Is Falafel Healthy Or Am I Kidding Myself?
If you’re a big street food fan, chances are you’ve had many late night run-ins with a falafel-stuffed pita, as tahini and hummus dripped down your chin (drool).
Just me? Here’s the fyi on falafel: It’s a Middle Eastern dish made from blended chickpeas, mixed with spices and herbs. The blend is made into balls, then deep-fried or baked. You can eat falafel on its own, but it’s more often than not served with the aforementioned pita bread, plus hummus or tahini, and Israeli salad…because, yum.
And sure, falafel is made with fibre-packed chickpeas…but does it make for a nutritious meal?
Is falafel healthy?
“There is no bad or good food,” says Robin Danowski, assistant professor of nutrition at La Salle University. “It depends on how you cook it and how much of it you eat.”
Registered dietician, Amy Shapiro, says that falafel is a great dish to encourage people to eat a more plant-based diet, which benefits the body as well as the environment. It’s high in protein and fibre from the chickpeas (one cup has 15 grams of protein and 14 grams of fibre). Plus, chickpeas contain a lot of iron, folate, magnesium, phosphorus, and B vitamins. The various spices in falafel—like cumin, coriander and cardamom—are also full of disease-fighting antioxidants. “It’s a very satisfying meal that will maintain blood sugar levels and prevent excess sugar cravings,” she says.
But even some of the healthiest foods will have a couple pitfalls—or pit(a)falls, if you will— and unfortunately, falafel is no exception. Most falafels are deep-fried in oil. And while Shapiro says the oil is often unsaturated, it still ups your calorie intake considerably. “For some, it may add too much fat to the diet,” she notes. Plus, if a restaurant or vendor heats low-quality oils above their smoke point (think: canola oil), it has the potential to produce carcinogens, says Shapiro.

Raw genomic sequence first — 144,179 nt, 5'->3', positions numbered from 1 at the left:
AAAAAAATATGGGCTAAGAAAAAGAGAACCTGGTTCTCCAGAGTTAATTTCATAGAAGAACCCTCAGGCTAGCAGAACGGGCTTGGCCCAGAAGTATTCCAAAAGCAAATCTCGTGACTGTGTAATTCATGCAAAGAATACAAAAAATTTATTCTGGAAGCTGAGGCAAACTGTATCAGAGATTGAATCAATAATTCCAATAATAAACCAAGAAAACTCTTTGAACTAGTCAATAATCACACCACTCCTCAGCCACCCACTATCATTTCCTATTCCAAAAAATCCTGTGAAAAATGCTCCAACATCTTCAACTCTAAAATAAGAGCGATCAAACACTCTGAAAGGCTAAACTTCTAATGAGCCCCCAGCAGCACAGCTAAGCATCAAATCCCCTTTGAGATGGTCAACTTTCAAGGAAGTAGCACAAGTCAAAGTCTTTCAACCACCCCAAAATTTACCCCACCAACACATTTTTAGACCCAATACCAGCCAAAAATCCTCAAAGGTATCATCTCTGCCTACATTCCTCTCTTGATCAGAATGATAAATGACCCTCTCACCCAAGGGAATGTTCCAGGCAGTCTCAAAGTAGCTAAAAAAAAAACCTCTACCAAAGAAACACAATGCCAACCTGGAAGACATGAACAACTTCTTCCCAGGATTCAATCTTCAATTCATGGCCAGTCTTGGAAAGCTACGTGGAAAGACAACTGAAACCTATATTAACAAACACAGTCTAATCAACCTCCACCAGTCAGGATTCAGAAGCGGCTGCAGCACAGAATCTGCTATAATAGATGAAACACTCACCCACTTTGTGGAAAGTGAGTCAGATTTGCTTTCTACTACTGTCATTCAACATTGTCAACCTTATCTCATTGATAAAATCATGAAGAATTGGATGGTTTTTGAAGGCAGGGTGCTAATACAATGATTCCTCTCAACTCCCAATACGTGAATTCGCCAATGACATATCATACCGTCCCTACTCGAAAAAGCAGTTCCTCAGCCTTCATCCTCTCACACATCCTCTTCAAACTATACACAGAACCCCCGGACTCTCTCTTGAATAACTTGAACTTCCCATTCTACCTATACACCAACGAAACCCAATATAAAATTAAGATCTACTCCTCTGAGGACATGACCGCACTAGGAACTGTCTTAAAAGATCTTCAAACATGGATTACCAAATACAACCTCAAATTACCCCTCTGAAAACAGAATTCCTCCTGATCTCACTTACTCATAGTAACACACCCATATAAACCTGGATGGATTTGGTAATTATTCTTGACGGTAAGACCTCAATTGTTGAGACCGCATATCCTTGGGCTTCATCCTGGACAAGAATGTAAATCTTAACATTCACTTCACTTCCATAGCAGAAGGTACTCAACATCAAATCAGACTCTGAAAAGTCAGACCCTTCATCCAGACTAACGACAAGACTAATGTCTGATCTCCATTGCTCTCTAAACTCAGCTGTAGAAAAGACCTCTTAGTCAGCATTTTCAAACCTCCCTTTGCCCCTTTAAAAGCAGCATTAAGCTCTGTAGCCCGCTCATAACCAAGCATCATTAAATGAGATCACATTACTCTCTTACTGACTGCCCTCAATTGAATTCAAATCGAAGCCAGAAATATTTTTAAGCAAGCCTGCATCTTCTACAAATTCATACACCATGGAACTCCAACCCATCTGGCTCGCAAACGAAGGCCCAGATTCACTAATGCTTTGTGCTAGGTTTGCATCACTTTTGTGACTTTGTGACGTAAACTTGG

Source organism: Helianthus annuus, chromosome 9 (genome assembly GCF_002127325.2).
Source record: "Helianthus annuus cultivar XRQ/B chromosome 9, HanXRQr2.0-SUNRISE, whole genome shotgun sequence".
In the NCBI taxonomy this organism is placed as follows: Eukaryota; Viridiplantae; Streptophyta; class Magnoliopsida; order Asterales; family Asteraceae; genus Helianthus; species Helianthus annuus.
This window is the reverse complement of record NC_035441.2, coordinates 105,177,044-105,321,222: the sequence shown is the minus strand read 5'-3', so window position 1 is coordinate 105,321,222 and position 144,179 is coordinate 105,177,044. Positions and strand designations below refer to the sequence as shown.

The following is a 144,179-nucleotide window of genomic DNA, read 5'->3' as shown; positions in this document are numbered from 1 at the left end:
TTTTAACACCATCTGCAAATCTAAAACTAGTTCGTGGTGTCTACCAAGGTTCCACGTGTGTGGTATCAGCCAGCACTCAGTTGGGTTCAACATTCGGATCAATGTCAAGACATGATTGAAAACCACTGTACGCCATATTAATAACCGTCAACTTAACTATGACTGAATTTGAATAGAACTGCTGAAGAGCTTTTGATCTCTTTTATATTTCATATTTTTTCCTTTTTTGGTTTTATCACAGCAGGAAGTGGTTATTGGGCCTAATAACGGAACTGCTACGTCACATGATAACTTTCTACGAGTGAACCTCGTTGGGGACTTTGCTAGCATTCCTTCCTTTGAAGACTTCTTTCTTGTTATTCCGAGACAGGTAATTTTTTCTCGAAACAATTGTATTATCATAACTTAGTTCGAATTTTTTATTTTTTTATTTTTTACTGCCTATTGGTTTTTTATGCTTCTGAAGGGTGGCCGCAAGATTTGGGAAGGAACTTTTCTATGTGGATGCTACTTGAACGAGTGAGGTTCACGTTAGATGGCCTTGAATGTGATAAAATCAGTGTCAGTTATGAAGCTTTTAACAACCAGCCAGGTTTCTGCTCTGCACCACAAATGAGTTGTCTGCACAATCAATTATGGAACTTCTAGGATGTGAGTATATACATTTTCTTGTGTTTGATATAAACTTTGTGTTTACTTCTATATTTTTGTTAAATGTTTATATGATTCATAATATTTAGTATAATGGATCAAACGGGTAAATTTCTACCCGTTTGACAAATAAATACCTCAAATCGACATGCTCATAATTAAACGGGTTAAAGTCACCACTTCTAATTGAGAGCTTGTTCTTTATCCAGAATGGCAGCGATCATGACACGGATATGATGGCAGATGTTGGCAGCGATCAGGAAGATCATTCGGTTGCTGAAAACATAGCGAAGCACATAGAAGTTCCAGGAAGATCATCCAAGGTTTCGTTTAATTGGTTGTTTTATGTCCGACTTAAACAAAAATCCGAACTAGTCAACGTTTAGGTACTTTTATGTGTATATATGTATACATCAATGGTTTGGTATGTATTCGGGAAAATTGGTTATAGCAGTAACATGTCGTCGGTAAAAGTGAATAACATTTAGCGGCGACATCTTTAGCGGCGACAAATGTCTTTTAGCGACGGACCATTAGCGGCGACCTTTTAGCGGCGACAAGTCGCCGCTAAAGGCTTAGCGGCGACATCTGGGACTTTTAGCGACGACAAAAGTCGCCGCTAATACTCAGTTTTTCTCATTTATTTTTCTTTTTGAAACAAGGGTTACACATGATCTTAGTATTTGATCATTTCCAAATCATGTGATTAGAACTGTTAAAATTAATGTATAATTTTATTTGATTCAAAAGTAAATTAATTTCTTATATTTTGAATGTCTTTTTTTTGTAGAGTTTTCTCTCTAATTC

Generally speaking, though, “the frying doesn’t outweigh the benefits, and it can actually help to lower cholesterol levels,” says Shapiro. “But if it’s made with poor ingredients and cheap oils then I say ‘pass.’”
And then there’s the sodium content. “If you buy a pita with falafel at a restaurant or vendor, sometimes it’ll have up to 1,500 milligrams of sodium, which is a full day’s worth,” says Danowski, adding that you start to see adverse health effects beyond 2,400 milligrams a day. “In a pita with sauces, you’re knocking out your daily minimal amount with that one food.”
As far as calories go, it’s important to remember where the calories come from is way more important than the number. In the case of falafel, most of the calories come from fat, at around 18 grams per half-cup serving, according to Danowski. And while most of these fats are the heart-healthy unsaturated kind, “if you’re concerned about weight loss, you need to keep that in mind when you consume it,” she says.
How can I make falafel healthier?
Most people consume falafel on the go in a pita, and that’s where things can get a little messy—in terms of both getting it all over your clothes and nutrition. “I would recommend baking it when you have the option,” says Shapiro. “If frying is what you prefer, then use a high-quality oil that can sustain high heat, like grapeseed or avocado, to prevent carcinogen production.”
If you eat it in a pita, Danowski suggests opting for whole wheat, since it contains fibre to help promote healthy digestion. Then, avoid packing on the pickled vegetables (like those pink turnips!), which can be incredibly high in sodium. Opt instead for a ton of fresh crunchy veggies like carrots and cucumber. Hummus is Danowski’s condiment of choice, since it’s a great source of plant-based protein. If possible, ask for it on the side to control your salt intake.
If carbs are a concern, you can always go the platter route. “Ask for it over as many greens as possible without the pita. Pick hummus, babaganoush, or yogurt sauce as add-ons,” says Shapiro. And for a deconstructed, lighter take on a falafel pita, she says you can order cut up raw veggies and hummus for dipping.
This article was originally published on www.womenshealthmag.com